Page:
Training workshop held in Northwest China © TRAFFIC

Training workshop held in Northwest China © TRAFFIC


Published 20 December 2017

TRAFFIC helps organize training workshop for enforcement officers in northwest China

Xi’an, China, December 2017—More than 70 enforcement officials from the provinces of Shanxi, Qinghai, Gansu, Ningxia, and Xinjiang, recently attended a Northwest China CITES [1] enforcement training workshop, which was co-organized by TRAFFIC and the Xi’an Branch of the China CITES Management Authority.

Participants participated from the Forest Police, Customs, Administration for Industry and Commerce, Inspection and Quarantine Bureau, Forest Administration Department and Fishery Administration Department, as well as from local police departments.

Experts speakers included representatives from the China General Customs; China Forest Police Bureau, State Administration for Industry & Commerce; the Management Training College of the State Forestry Administration and TRAFFIC. 

Major topics were discussed, including the latest decisions of the 69th Standing Committee (SC69) of CITES, Wild Animal Protection Laws in China and the identification of wild animal products.

Customs and Forest police also discussed their achievements in combatting wildlife crime, and introduced the future work plan for further success in this area. TRAFFIC presented the current status of illegal wildlife trade in China, and called for enforcement departments to pay high attention to wildlife crime, both online and within logistics channels.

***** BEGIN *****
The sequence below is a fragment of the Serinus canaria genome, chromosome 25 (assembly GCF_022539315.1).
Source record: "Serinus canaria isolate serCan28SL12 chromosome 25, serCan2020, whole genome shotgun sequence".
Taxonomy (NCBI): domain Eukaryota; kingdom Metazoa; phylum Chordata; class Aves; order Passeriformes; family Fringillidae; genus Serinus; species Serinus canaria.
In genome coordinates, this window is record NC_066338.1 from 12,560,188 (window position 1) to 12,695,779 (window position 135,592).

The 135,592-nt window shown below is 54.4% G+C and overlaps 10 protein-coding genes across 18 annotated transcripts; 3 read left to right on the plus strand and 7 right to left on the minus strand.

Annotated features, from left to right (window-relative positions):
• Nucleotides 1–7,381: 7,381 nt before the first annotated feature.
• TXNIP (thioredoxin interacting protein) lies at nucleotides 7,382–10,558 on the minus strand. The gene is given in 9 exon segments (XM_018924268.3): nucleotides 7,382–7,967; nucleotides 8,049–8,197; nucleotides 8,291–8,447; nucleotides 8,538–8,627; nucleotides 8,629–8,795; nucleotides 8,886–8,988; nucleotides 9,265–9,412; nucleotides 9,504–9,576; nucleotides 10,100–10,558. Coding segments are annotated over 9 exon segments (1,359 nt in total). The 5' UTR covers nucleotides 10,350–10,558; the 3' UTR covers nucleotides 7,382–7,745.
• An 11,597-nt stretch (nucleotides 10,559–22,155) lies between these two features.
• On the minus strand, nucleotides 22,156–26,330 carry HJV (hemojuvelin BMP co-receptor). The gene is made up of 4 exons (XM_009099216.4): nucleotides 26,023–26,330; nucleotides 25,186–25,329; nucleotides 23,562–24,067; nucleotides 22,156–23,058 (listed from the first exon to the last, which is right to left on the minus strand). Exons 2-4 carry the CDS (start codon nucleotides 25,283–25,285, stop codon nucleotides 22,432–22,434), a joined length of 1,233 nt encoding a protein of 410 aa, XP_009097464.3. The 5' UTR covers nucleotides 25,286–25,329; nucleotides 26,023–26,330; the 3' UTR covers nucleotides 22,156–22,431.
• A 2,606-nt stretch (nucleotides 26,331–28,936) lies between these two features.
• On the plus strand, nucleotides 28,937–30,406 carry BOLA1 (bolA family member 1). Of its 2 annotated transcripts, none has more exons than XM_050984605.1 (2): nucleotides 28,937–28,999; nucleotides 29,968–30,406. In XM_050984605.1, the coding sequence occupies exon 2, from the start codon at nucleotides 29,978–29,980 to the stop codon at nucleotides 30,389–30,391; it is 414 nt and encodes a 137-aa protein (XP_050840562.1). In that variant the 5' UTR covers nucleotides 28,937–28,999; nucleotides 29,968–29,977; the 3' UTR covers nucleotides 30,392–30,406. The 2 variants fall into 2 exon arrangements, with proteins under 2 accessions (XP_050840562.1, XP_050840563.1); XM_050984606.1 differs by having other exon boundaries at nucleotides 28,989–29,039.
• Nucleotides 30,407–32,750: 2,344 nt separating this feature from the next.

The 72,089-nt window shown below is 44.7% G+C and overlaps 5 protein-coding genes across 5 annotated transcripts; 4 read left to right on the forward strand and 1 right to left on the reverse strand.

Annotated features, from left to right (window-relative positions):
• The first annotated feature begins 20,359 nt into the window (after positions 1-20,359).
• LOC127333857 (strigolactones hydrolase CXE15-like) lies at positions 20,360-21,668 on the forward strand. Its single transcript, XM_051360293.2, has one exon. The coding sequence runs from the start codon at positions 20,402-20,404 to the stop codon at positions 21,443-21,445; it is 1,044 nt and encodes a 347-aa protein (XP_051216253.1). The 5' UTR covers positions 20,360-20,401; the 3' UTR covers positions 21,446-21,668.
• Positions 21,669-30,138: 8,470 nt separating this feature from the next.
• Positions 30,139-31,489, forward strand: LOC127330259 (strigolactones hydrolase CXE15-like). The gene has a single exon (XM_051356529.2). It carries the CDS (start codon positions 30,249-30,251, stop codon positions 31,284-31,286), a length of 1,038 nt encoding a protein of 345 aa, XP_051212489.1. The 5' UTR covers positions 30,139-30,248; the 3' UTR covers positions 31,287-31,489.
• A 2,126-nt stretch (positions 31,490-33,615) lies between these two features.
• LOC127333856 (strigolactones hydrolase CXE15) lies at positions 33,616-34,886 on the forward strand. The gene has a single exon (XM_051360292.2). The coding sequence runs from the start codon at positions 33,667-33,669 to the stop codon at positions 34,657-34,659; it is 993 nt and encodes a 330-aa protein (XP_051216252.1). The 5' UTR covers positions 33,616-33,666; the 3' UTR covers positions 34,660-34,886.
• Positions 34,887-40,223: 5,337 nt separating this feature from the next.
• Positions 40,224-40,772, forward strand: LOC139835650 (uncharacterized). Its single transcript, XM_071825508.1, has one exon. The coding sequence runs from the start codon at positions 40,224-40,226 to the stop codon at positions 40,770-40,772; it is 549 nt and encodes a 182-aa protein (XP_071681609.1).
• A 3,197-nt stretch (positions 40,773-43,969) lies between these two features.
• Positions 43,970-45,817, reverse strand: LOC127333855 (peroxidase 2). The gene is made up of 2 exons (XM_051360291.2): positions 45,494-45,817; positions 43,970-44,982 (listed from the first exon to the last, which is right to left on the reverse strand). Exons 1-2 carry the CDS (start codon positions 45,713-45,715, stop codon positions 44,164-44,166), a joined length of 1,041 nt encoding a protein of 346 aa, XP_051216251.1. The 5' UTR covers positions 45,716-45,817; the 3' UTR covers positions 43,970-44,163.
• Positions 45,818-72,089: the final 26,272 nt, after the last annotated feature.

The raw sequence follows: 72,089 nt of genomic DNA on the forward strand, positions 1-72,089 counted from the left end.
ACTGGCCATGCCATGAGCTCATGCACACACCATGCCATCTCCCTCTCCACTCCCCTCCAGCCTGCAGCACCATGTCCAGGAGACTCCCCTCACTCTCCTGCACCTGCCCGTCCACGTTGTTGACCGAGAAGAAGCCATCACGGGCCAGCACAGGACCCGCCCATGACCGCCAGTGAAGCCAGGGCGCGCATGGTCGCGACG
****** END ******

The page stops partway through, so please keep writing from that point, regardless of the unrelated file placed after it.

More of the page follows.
"Based on recent investigations and enforcement actions, online illegal wildlife trade is the main form of wildlife crime now,” said Geng Yongping, Deputy Director of the Criminal Investigation Department of the National Forest Police Bureau. ”All forest police should focus on, and detect more, online illegal wildlife crimes cases.”

Northwest China roughly makes up 32% of China’s total territorial area. In the past, it was the main source of illegal wildlife products. Currently, a lot of illegal wildlife products, such as ivory and pangolin scales, are transported to this area to be sold. TRAFFIC is willing to support local governments to combat this illegal trade.

Zhou Fei, Head of TRAFFIC’s China OfficeDuring the training, an awareness event was held in Xi’an International Airport on wildlife conservation and refusing illegal wildlife. TRAFFIC provided information for videos and posters which were displayed on the large TV screen and wall of the airport immigration corridor. A special cabinet was set up in the corridor too, filled with common illegal wildlife products.

TRAFFIC also supported the Xi’an Branch of the China CITES Management Authority to release this information to the public through different channels, including subway stations, train stations and roadside billboards, potentially to reach and influence millions of people on a daily basis. 


The workshop and campaign were supported by WWF-UK and WWF-US.

[1] CITES is the Convention on International Trade in Endangered Species of Wild Fauna and Flora. 

Convention on International Trade in Endangered Species of Wild Fauna and Flora (CITES)

The Convention on International Trade in Endangered Species of Wild Fauna and Flora, is an international agreement between governments that aims to ensure that international trade in specimens of wild animals and plants does not threaten their survival. Find out more here.